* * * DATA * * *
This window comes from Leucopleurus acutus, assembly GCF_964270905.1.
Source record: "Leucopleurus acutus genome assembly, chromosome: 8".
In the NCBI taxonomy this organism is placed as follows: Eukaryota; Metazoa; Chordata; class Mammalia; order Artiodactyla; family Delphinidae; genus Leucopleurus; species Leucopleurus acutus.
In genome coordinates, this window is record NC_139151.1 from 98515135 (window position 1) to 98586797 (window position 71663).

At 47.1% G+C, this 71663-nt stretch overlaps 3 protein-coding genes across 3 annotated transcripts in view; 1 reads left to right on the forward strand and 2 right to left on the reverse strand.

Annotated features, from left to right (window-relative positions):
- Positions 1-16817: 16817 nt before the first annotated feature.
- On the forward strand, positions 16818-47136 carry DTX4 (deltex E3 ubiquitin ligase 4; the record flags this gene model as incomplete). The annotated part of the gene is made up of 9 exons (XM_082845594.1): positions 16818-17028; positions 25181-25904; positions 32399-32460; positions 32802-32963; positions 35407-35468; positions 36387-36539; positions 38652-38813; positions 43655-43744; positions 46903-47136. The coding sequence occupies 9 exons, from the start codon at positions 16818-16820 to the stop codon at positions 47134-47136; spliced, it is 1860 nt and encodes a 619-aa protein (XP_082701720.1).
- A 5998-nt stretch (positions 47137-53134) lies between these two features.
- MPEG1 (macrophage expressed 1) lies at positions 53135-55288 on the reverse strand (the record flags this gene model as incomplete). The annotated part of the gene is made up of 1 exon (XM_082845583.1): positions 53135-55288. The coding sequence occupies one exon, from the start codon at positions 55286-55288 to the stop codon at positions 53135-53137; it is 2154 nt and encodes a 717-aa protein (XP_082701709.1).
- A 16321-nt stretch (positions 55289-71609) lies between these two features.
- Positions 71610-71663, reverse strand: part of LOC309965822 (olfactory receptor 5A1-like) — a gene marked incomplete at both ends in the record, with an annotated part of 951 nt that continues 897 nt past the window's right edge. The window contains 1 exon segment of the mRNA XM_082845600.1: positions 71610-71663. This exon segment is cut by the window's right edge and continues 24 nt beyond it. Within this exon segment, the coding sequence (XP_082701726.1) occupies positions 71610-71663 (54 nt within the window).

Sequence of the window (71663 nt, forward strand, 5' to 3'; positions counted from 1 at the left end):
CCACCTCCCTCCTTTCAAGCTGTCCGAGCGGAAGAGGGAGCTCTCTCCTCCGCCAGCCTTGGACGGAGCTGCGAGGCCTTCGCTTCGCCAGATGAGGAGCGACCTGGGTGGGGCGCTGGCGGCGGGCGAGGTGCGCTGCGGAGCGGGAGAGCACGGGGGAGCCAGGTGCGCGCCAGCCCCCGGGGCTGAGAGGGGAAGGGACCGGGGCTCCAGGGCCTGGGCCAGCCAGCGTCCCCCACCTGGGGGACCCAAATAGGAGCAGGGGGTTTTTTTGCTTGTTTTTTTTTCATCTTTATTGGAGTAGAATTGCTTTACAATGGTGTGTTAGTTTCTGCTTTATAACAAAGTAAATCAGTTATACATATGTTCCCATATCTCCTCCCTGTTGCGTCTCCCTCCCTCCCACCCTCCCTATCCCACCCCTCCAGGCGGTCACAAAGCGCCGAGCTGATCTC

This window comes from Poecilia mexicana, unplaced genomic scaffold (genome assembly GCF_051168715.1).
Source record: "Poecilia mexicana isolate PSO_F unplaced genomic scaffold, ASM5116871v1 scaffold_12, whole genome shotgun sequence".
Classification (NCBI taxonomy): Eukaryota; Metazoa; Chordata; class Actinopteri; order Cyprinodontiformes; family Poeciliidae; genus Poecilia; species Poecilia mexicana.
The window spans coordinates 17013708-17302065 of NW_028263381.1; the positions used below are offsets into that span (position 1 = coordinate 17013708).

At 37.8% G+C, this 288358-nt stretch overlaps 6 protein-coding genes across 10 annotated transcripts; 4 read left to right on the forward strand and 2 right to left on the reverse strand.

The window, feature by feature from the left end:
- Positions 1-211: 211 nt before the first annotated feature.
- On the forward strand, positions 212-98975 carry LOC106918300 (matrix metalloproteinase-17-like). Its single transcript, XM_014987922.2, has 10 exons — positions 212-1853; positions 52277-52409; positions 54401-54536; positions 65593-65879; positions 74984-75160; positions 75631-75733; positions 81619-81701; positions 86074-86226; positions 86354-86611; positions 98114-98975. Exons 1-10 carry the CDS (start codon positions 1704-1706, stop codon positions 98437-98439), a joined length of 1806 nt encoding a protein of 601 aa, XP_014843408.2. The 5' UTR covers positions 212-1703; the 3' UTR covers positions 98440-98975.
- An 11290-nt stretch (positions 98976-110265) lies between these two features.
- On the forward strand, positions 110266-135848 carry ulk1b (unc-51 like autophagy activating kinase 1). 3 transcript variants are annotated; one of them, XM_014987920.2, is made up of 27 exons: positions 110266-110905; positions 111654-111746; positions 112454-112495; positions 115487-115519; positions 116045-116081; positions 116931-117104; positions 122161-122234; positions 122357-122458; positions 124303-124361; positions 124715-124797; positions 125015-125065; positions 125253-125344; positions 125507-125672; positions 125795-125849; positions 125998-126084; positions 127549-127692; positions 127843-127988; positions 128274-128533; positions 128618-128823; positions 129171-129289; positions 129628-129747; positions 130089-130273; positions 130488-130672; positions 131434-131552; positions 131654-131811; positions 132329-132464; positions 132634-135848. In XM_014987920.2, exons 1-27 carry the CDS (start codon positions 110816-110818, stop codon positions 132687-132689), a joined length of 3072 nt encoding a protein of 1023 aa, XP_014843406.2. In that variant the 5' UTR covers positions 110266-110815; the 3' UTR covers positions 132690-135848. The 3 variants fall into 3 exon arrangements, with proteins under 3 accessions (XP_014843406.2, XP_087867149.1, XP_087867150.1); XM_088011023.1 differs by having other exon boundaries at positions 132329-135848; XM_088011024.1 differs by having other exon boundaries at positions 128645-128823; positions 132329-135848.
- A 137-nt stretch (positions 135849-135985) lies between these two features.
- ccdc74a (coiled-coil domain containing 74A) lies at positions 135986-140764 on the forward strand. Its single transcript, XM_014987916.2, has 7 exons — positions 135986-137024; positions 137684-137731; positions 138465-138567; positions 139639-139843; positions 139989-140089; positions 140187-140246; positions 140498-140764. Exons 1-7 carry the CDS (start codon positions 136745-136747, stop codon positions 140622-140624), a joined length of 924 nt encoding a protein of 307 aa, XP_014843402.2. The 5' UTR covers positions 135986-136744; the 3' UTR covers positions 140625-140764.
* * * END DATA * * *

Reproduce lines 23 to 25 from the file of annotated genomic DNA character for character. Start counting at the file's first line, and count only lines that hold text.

- An 11290-nt stretch (positions 98976-110265) lies between these two features.
- On the forward strand, positions 110266-135848 carry ulk1b (unc-51 like autophagy activating kinase 1). 3 transcript variants are annotated; one of them, XM_014987920.2, is made up of 27 exons: positions 110266-110905; positions 111654-111746; positions 112454-112495; positions 115487-115519; positions 116045-116081; positions 116931-117104; positions 122161-122234; positions 122357-122458; positions 124303-124361; positions 124715-124797; positions 125015-125065; positions 125253-125344; positions 125507-125672; positions 125795-125849; positions 125998-126084; positions 127549-127692; positions 127843-127988; positions 128274-128533; positions 128618-128823; positions 129171-129289; positions 129628-129747; positions 130089-130273; positions 130488-130672; positions 131434-131552; positions 131654-131811; positions 132329-132464; positions 132634-135848. In XM_014987920.2, exons 1-27 carry the CDS (start codon positions 110816-110818, stop codon positions 132687-132689), a joined length of 3072 nt encoding a protein of 1023 aa, XP_014843406.2. In that variant the 5' UTR covers positions 110266-110815; the 3' UTR covers positions 132690-135848. The 3 variants fall into 3 exon arrangements, with proteins under 3 accessions (XP_014843406.2, XP_087867149.1, XP_087867150.1); XM_088011023.1 differs by having other exon boundaries at positions 132329-135848; XM_088011024.1 differs by having other exon boundaries at positions 128645-128823; positions 132329-135848.
- A 137-nt stretch (positions 135849-135985) lies between these two features.